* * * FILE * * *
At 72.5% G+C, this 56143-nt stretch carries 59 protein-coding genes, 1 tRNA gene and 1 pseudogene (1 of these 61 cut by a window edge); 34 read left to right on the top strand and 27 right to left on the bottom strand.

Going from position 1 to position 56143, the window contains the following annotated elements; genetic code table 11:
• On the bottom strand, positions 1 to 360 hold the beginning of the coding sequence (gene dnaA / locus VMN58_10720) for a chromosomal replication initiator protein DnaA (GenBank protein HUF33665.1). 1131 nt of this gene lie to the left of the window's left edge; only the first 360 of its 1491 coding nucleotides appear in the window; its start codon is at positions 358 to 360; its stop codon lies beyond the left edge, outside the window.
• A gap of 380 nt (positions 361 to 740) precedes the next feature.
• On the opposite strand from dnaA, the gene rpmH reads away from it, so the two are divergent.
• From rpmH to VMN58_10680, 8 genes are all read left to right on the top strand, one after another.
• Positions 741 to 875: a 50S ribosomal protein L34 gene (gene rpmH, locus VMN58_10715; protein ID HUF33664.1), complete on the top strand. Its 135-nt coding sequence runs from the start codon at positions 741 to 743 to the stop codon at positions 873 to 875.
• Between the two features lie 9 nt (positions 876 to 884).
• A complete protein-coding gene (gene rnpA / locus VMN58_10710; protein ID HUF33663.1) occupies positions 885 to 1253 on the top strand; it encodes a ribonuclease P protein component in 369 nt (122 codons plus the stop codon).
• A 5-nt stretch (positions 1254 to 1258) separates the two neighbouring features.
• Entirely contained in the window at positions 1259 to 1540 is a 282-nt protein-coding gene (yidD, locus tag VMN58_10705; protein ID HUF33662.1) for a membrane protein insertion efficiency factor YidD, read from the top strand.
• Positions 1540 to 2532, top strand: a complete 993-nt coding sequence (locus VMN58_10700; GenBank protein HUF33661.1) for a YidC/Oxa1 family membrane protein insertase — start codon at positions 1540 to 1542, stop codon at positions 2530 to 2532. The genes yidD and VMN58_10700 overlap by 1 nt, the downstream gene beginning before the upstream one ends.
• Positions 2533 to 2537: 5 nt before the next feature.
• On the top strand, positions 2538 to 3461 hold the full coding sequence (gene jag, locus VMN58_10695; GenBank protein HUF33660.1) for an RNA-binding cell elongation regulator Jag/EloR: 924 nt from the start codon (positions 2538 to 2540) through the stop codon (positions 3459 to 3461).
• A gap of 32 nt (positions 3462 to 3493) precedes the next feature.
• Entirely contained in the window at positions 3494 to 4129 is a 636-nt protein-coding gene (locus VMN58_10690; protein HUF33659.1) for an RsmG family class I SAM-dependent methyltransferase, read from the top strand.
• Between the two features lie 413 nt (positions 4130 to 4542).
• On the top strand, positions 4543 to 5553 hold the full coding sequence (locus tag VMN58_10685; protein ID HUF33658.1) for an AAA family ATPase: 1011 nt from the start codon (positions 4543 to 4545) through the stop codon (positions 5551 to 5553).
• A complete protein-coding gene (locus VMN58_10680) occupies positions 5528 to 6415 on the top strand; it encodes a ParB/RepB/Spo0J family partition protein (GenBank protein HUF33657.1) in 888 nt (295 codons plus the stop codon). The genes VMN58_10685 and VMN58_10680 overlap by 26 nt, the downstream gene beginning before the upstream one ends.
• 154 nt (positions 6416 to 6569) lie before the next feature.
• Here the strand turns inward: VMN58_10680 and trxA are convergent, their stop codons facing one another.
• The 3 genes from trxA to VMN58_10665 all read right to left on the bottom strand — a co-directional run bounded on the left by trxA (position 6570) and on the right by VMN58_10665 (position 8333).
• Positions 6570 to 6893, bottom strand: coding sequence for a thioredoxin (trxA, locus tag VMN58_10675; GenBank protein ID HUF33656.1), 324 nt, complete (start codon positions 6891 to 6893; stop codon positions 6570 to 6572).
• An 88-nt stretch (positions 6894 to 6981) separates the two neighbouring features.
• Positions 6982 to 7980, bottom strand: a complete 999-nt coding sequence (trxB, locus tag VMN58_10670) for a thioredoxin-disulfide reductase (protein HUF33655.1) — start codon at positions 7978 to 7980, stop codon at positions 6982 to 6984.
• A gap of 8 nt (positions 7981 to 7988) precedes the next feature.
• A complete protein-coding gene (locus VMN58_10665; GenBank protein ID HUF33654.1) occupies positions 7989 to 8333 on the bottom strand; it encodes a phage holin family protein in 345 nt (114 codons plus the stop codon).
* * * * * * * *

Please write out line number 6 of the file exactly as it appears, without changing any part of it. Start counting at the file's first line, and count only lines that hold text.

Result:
• From rpmH to VMN58_10680, 8 genes are all read left to right on the top strand, one after another.